"Away from policy and away from union contract, we have to get ourselves in the right place to make sure cruelty and inappropriate practices do not happen to children."

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FORT WALTON BEACH — Okaloosa County School Board Chairman Lamar White spoke candidly Thursday, voicing concerns over the interpretation of School Board policy and procedure in connection to a controversial district investigation.

White said Thursday his first concern is if Superintendent Mary Beth Jackson holds the power to designate her responsibilities to report and discipline educators who have confirmed allegations of child abuse, cruelty, harassment or neglect.

"That becomes, of course, the question," White said. "I distributed those policies to school board members, the superintendent and the (school board) attorney. I wanted the officials and folks there to look over those policies so, when it comes up at the next meeting, we can have a discussion."

White's decision to delve into the interpretation of policy and procedures was sparked by a 2016 Okaloosa County School District investigation involving the alleged mistreatment of a now 6-year-old non-verbal child with autism by former Kenwood Elementary teacher Marlynn Stillions.

Jackson said she had no involvement in the final decision, allegedly made by Assistant Superintendent of Human Resources Stacie Smith, to ignore the investigator's confirmed findings of misconduct and decide no disciplinary action would be taken against Stillions.

Jackson said Smith only informed her of the decision, after meeting with school district investigator Arden Farley and Stillions separately, over the phone at the end of July 2016.

“And, I said, ‘OK’,” Jackson said during an interview with the Daily News.

'The superintendent shall ...'

White said there are many questions that arise when reviewing Section 6-27 and 6-28 in the Okaloosa County School Board Policy. 

READ the general personnel policies >>

The chairman said the first course of action will be to request Jeff McInnis, school board attorney, to translate the phrase, "The Superintendent shall ..." at the next school board meeting on Oct. 9.

"When the policy refers to the superintendent, does that mean the superintendent and her staff, as in a global manner, or does it specifically mean the superintendent?" White asked.

Generally speaking, McInnis said Friday the superintendent can delegate the duties to perform district employee investigations and the preparation of investigative reports.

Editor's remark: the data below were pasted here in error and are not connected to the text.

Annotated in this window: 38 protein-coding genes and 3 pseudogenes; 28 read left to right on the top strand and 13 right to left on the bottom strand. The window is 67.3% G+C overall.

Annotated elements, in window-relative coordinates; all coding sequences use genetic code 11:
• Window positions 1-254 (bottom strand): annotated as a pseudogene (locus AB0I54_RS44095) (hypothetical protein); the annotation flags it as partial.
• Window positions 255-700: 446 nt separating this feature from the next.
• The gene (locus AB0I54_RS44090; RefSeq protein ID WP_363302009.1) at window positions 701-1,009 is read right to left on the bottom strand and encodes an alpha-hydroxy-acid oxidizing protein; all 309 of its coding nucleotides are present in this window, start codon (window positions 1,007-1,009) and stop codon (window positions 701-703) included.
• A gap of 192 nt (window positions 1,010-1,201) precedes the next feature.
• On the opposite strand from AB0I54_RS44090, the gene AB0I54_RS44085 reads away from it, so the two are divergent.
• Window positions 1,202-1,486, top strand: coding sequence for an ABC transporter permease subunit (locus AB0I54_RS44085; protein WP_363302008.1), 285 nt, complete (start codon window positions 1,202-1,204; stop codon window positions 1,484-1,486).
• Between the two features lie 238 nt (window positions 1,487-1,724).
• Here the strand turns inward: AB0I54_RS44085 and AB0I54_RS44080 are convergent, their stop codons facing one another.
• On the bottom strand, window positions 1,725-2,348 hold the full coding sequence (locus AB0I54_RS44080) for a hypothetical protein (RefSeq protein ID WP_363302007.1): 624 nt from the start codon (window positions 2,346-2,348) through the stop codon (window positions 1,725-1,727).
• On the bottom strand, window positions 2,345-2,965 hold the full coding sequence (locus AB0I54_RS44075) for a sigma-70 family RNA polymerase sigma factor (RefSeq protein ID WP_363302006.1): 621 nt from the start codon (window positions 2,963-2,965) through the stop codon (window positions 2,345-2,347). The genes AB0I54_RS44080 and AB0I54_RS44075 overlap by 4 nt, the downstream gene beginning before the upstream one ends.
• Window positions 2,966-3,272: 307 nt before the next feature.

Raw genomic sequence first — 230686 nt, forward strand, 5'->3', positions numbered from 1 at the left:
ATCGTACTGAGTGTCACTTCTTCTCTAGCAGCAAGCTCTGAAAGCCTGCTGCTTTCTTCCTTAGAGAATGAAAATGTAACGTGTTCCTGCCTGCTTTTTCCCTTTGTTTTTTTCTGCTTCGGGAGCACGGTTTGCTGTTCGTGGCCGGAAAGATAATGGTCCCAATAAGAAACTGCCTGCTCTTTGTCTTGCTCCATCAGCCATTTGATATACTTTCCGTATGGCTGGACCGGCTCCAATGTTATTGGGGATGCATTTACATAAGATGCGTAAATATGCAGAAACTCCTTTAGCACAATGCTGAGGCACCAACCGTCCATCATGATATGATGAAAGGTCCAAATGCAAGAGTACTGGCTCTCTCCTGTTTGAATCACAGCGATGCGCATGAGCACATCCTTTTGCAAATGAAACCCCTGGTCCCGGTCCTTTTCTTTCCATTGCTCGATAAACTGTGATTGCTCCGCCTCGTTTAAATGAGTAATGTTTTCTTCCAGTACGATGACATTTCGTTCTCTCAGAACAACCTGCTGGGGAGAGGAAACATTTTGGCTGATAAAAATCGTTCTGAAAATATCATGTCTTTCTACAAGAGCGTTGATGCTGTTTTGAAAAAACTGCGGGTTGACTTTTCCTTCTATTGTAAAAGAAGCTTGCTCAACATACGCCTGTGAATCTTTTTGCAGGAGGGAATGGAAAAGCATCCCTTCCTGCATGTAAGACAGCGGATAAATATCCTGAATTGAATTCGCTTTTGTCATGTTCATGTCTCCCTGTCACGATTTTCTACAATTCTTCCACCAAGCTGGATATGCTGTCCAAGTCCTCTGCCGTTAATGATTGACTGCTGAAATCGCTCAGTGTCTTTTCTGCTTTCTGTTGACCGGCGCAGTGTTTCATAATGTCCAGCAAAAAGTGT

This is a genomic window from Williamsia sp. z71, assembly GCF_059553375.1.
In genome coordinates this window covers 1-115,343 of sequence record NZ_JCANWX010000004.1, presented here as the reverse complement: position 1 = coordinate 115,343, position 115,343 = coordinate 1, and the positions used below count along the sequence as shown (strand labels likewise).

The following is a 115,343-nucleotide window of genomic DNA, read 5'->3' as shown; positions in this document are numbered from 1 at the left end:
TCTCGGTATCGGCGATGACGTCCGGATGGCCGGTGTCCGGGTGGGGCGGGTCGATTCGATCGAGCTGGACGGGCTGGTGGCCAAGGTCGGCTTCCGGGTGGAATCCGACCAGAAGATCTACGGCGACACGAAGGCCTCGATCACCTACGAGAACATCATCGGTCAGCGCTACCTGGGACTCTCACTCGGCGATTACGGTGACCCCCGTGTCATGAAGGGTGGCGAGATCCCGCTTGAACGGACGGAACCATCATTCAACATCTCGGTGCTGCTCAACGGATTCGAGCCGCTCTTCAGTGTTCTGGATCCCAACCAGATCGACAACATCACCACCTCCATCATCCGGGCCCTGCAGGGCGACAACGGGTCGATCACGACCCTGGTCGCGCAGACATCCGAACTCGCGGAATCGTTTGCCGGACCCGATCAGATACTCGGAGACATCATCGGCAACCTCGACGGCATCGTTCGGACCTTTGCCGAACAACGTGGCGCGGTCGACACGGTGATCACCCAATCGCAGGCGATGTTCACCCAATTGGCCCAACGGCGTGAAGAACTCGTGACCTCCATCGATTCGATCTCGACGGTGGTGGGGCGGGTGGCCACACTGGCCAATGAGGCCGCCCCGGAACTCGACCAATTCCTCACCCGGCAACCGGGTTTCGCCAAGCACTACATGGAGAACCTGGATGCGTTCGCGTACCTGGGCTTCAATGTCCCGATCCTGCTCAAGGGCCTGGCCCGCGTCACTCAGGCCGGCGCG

Former Okaloosa County School District superintendent Don Gaetz said he believes policy and state law are clear, stating the only person who can make a determination that an employee should be suspended or terminated is the superintendent.

"It cannot be delegated, it should not be delegated," Gaetz said. "Consequently, the superintendent has to be the one to see and review all findings in order to decide whether to move forward with a disciplinary recommendation to the school board. You cannot delegate that kind of serious legal responsibility to a functionary or a bureaucrat."

White said he also questions why the investigation and its findings were withheld from the school board because, in his opinion, the allegations were confirmed by Farley.

"All I can do is look at it in retrospect," White said. "I think there are some questions that need to be answered. If it's confirmed, and there's no question that Farley confirmed inappropriate practices, we (the school board) need to be informed."

'Complex and legalistic'

At an Okaloosa County School Board meeting Monday, White proposed draft language of two new policies for parent and board member notification for district investigations involving the mistreatment of students.

One proposal would require the superintendent to immediately inform the school board chairperson when he/she receives a report confirming a student was the victim of cruelty, abuse or harassment.

The policy draft states the chairperson would then discuss with the school board attorney the best method to inform other board members.

White’s second proposal would be a requirement for the superintendent to immediately notify the parent/guardian of any student who is the subject of a district investigation alleging that the student’s civil rights have been violated and/or is a victim of cruelty, abuse or harassment.

The chairman said he proposed the two policies in hopes to leave no room for misinterpretation of the policies in future district investigations.

"Some of these questions about policy become complex and legalistic," White said. "Away from policy and away from union contract, we have to get ourselves in the right place to make sure cruelty and inappropriate practices do not happen to children."

McInnis said Friday he just began reviewing the school board policies per the board's request. McInnis is tasked with reviewing, comparing and revising White's proposed policies, which will then be voted on for approval at an upcoming school board meeting.